Sunday, January 06, 2008

"We're Ready"

Yesterday's U.S. Army All-American Bowl showcased the best and brightest of America's high school football seniors, most of whom came to the game already committed. No team was better represented than the Irish with 15 players picked for the game, one of whom (defensive end Ethan Johnson) sat out with an injury. This collection of prospects either a) validates your previously held opinion that Tom Lemming automatically bumps a recruit up two stars whenever he commits to Notre Dame or b) suggests that while Notre Dame has had previous impressive recruiting hauls, this one could be the best in 20 years.

Whatever your opinion of their individual talents is, however you view the 3-9 program which they'll enter into this summer, two things stand out when assessing not just the 14 who spent the week in San Antonio, but the overall 22-man class: they do not lack confidence, and they do not lack that all-important intangible known as team chemistry. Witness Chicago (Mt. Carmel) linebacker Steve Filer, who picked the Irish over Ohio State even after being (in his own words) "an inch away" from choosing the Buckeyes during a summer trip to Columbus:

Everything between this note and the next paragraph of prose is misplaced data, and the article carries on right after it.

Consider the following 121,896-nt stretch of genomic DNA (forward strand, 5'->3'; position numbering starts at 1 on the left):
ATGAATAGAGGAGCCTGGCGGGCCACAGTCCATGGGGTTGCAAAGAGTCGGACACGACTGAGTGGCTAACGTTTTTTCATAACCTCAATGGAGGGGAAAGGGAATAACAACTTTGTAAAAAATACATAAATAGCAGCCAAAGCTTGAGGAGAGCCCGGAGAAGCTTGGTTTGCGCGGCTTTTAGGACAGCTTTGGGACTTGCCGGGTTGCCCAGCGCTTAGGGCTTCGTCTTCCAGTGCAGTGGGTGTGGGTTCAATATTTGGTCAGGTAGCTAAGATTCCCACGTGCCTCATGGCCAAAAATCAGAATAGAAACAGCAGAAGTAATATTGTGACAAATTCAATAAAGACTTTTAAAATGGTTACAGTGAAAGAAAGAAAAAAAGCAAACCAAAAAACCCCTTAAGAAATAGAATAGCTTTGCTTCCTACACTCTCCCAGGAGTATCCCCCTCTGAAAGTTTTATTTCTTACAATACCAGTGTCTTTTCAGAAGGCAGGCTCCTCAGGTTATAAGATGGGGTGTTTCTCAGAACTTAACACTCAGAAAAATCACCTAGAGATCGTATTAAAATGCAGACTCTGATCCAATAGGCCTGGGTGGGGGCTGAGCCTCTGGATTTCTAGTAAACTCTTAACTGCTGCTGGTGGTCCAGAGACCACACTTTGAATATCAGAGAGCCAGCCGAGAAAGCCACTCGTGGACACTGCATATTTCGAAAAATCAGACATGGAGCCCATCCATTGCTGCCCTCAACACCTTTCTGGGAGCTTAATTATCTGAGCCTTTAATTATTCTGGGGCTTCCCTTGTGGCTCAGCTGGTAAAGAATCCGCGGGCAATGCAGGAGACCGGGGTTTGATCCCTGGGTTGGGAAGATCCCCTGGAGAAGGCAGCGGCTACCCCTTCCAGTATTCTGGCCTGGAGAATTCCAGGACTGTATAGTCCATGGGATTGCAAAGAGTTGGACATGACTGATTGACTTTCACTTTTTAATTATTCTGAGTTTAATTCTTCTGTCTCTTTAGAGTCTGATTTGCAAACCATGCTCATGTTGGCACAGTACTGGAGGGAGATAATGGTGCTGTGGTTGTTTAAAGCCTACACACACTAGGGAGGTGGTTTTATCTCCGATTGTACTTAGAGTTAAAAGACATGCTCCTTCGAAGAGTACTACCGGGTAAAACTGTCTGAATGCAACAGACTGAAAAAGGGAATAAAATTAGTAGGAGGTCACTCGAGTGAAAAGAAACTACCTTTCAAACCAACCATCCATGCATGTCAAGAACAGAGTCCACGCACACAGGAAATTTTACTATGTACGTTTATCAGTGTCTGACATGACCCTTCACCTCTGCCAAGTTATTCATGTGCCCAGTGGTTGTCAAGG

The 3-9 record did not turn me off...Actually, I talked to a lot of players and (3-9) turned them on. We knew who we had coming, and nobody wanted to change their mind because we saw who we had.
And of the New Year's gathering in San Antonio:
It's nice to get to know them before we get to school and things like that. I've heard a lot about them. It's nice to see who I'll be working with, see who I'll be playing with, see who I'll win a national championship with.
So, no, they're not lacking confidence. One of the interesting unknowns in recruiting is how quick a class comes together - are they buying in to the idea of school and program above all, or are they merely picking a football team that happens to be attached to a school which is merely a stop-gap until they're eligible to play on Sundays? This Notre Dame class happily falls into the former category, which is important when you consider how the previous season just went - it wasn't just a question of talent but also attitude and psyche.

Amid the deteriorating conditions, as Filer suggested, certain things about Notre Dame earned an even bigger appeal, particularly for one of the linchpin recruits, WR Michael Floyd. Speaking of his decision to commit the day after the most embarrassing loss for Notre Dame in the history of their rivalry with USC:
Sitting there and looking at stuff, I just got the feeling that this is the place for me. I didn't get a feeling like that from anywhere else as much as Notre Dame. 'This is the spot for me. This is a place I can have a career and keep going.' It was just a good school for me to go to.